A Grand day out (and no cheese, Grommit)

Well, it was about time. A couple of weekends ago, the banker and I went for a sail. I’d given her and Terrence (the trailer, remember) a good talking to before the event and, ever so slightly, adjusted one of the many rollers on the rear of Terrence (so that it really did clear the teensy weeny bilge keel thingys on Riff Raffs bottom) and lo! Riff Raff slipped off Terrence (the trailer, remember) without a hitch (but the odd clunk or two which I must investigate). Soon she was bobbing in the sea water alongside a pontoon with the sea cock open. No, she wasn’t being scuttled, just having her ballast tanks filled with lots of heavy sea water. I know the forecast was less than 10kn of wind but, I thought I might have forgotten how to sail (memory being one of those funny things these days)and wasn’t taking any chances.

Here she is, waiting for the off:

20180503_164953

Isn’t she lovely, Wasn’t the weather fantastic? But the water was cold. Riff Raff has a slightly different arrangement for the vent into the ballast tank. It means that one’s arm is, for a few minutes, under about 6 inches of water whilst closing the vent. Shutting the vent on Vagabond required a swift immersion in the tank followed by grabbing self bailer and yanking it shut. Simple and quick. Now one has to screw in a bung; when the water is at less than 15 deg C, this extra few minutes is quite a trial.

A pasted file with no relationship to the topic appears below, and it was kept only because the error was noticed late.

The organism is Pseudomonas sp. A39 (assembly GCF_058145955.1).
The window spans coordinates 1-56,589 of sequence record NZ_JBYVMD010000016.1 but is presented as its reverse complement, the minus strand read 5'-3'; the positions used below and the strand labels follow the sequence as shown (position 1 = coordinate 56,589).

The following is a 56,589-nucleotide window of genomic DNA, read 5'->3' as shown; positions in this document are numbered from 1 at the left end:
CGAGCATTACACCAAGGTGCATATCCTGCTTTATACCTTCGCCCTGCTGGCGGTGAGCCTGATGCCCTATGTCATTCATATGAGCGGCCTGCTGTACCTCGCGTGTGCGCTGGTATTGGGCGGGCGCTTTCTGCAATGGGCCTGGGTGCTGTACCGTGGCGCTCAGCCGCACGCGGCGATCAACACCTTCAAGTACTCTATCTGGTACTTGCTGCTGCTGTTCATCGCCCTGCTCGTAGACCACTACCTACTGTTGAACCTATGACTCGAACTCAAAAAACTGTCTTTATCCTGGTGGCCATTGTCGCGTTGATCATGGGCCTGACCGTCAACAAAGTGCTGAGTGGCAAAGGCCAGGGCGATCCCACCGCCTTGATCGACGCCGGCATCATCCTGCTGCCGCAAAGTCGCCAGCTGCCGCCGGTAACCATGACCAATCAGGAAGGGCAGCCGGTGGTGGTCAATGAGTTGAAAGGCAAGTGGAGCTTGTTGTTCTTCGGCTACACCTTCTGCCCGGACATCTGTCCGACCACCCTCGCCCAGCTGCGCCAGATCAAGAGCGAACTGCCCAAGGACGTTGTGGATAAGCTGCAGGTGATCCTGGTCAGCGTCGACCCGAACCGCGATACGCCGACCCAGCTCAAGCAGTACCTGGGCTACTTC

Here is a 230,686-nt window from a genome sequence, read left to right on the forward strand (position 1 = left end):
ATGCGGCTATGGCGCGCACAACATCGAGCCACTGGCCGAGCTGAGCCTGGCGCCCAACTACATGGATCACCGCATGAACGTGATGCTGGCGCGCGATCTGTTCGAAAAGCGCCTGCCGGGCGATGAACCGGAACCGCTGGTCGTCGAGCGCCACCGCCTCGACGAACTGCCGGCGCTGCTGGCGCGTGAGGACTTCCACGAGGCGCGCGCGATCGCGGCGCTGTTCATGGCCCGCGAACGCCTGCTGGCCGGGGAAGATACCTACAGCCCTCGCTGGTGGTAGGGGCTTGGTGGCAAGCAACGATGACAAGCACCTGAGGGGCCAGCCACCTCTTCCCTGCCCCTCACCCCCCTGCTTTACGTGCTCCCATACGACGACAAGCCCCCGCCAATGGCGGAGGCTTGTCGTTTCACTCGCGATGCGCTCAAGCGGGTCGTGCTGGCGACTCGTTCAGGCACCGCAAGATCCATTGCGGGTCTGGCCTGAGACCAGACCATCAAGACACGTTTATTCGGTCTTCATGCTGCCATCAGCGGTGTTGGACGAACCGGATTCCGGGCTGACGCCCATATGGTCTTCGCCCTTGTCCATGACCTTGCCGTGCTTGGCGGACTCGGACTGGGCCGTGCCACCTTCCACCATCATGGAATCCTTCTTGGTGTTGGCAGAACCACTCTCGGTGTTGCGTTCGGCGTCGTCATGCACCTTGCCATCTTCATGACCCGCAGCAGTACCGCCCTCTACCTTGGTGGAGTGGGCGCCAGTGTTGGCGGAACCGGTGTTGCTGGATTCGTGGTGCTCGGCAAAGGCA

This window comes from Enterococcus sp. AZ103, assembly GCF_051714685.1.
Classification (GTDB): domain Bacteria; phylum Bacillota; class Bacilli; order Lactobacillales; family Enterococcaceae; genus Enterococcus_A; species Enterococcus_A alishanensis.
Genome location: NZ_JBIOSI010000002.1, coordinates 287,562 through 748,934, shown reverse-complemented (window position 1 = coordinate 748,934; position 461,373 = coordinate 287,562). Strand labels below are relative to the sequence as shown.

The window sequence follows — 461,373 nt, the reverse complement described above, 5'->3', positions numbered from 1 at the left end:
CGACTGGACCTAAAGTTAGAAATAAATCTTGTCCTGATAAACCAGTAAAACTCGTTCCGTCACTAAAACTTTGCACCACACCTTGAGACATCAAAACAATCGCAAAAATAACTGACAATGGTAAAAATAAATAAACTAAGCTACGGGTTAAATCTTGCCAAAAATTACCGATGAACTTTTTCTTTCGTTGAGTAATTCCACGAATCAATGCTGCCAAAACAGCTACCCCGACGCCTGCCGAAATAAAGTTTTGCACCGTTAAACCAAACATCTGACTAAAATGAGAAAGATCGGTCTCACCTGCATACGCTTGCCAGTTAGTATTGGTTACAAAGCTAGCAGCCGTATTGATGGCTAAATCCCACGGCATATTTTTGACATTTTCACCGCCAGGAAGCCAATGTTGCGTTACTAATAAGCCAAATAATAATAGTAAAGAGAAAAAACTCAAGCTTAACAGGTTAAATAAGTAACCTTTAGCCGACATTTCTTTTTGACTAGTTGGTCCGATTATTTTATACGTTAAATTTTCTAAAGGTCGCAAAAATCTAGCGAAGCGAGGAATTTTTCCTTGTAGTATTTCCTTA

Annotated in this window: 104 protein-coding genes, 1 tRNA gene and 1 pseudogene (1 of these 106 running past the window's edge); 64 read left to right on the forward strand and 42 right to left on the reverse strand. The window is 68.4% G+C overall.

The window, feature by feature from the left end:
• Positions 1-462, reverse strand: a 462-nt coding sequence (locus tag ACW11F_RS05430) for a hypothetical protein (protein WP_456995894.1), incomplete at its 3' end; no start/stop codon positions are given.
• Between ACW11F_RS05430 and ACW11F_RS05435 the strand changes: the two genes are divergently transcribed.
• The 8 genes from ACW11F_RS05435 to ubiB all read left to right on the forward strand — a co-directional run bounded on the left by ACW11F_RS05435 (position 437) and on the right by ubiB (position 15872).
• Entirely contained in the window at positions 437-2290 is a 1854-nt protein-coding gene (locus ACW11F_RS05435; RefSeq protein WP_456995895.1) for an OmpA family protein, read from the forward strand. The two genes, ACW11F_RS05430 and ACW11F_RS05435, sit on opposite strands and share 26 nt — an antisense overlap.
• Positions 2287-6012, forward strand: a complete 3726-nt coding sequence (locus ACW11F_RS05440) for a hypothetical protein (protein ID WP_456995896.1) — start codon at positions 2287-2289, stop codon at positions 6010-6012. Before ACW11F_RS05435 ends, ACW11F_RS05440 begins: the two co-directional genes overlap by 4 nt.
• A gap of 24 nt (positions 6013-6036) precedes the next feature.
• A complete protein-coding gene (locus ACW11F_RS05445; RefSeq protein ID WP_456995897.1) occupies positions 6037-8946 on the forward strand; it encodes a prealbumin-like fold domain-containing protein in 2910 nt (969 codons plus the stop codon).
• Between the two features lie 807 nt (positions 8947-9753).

So we were off, against the tide and the wind down to just before the entrance toChichester harbour. Several hours later, sunburnt and fully competent to tack Riff Raff, we turned for home and had a whee of a downwind sail. The new rudder arrangement on this latest version of the BC23 makes her much more responsive in the turn. ‘On a sixpence’ as they say, even at quite low speed. We didn’t get into Irons once whereas, in Vagabond, I think we would have been on several occasions.

Back in harbour, it was time to empty the ballast and drag her out onto Terrence. Emptying the ballast was a breeze, if a little noisy.  Turn on the switch on the panel, cover your ears and, five minutes later, the pump is sucking air so you know it’s time to turn it off. Martina was hooked on to Terrance which (who?) was backed down the ramp and stopped with his tyres just in the water. Riff Raff nosed up to his backside and the bow ring was hooked on to the winch. With remote control in hand, I stood on the pontoon, holding Riff Raff in line, and pressed the up button. Nothing happened. I’d forgotten to turn on the winch battery (fitted to the front of Terrence).

With the power on, this time the up button did its stuff and the Ninja (I need a name for the Ninja) dragged Riff Raff squarely onto Terrance and we were off the washdown area.

Now we could eat our sandwiches and make a cup of tea!

Next time, we might get out of Chichester harbour!

 

 

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